Freight News has learned that the Department of Home Affairs is considering implementing a coronavirus-combatting strategy that could have significant ramifications for the road freight industry.
The proposed plan will require local transporters to employ additional drivers for each country through which trucks pass on the north-south line between the Port of Durban and the Democratic Republic of the Congo (DRC)
It meant, explained Mike Fitzmaurice of the Federation of East and Southern African Road Transport Associations (Fesarta), that local transporters would have to use different drivers for South Africa, Zimbabwe, Zambia and the DRC.
“Say for example you’re going into the Copper Belt up north, your driver will need to hand over to a Zimbabwean driver at Beitbridge and so forth at the crossings of Chirundu and Kasumbalesa going into Zambia and the DRC.”
Fitzmaurice said Home Affairs had revealed the plan to industry at a meeting in Johannesburg on Monday that was attended by representatives of Fesarta, the Road Freight Association (RFA), the Cross-Border Road Transport Agency (CBRTA) and the SA Revenue Service (Sars).
It’s not certain if any representatives from the Department of Transport attended the meeting.
Fitzmaurice said: “We told them it’s impractical as transporters can’t afford it but they (Home Affairs) are dead serious about.”
Should the plan come to pass it means that transporters serving all four countries on the north-south line will have to bulk up their staff complement significantly.
“If you run a company that requires 20 drivers it could mean that you would have to ramp that up to 80 drivers if you want to carry on serving Zim, Zambia and the DRC. It’s completely ridiculous yet Home Affairs doesn’t see what this could mean for South Africa’s transport industry.
“Moreover, what transporter is going to entrust a million-rand rig to a driver you don’t know from another country.”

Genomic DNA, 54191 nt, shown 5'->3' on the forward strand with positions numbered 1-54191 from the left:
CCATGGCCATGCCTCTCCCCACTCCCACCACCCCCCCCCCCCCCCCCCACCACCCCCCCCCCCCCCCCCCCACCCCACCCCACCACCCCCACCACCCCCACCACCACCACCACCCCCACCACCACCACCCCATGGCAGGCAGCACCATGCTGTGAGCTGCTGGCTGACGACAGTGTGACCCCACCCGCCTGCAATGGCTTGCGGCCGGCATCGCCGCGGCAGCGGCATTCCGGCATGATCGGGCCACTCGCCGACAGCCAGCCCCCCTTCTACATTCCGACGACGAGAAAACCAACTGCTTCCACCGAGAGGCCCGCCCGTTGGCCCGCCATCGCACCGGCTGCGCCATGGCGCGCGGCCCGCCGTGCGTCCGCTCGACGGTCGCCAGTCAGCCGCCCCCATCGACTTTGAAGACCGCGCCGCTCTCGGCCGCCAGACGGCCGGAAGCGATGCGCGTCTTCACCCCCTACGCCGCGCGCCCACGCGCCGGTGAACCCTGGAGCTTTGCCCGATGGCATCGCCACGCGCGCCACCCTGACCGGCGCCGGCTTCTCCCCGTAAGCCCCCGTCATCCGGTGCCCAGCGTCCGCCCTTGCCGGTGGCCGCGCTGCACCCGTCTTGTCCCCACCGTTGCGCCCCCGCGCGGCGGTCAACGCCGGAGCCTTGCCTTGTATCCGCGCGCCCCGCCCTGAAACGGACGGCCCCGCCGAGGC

And although nothing has been said about when Home Affairs would like to see the plan implemented, Fitzmaurice warned that it would completely ruin South Africa’s cargo interests on the north-south line.
“At Fesarta we have seen figures of copper volumes from the DRC and Zambia and let me tell you it's noot looking good for South Africa. At least 70% lately is leaving via ports like Dar es Salaam and Walvis Bay. Durban is getting 30% of the copper and it seems to be dwindling. If they carry on with this we’ll be lucky if 10% of the DRC and Zambia’s copper is shipped out via Durban.”
In view of ongoing capacity improvements at the Port of Beira, especially around accommodating copper and other bulk shipments, Durban could lose further market share in the bulk freight sector.
“There’s also Lobito,” Fitzmaurice pointed out, Angola’s mid-coast port that could seriously rival Dar es Salaam, Beira, and Walvis Bay for bulk minerals from the DRC and Zambia – provided that a stretch of railway of some 15 kilometres is built to connect existing infrastructure east and west of the border between Angola and the DRC.
Attempts to reach Home Affairs for comment were unsuccessful.
It could also not be confirmed when they intend to implement the plan.
An industry insider using the north-south line for trucking cargo to copper mines near Lubumbashi in the DRC told Freight News: “It won’t happen. Although the intentions to fight the spread of Covid-19 in this way are good, the road to hell is also paved with good intentions.
“It’s the dumbest thing I’ve ever heard and should it ever happen it will cost Durban dearly.”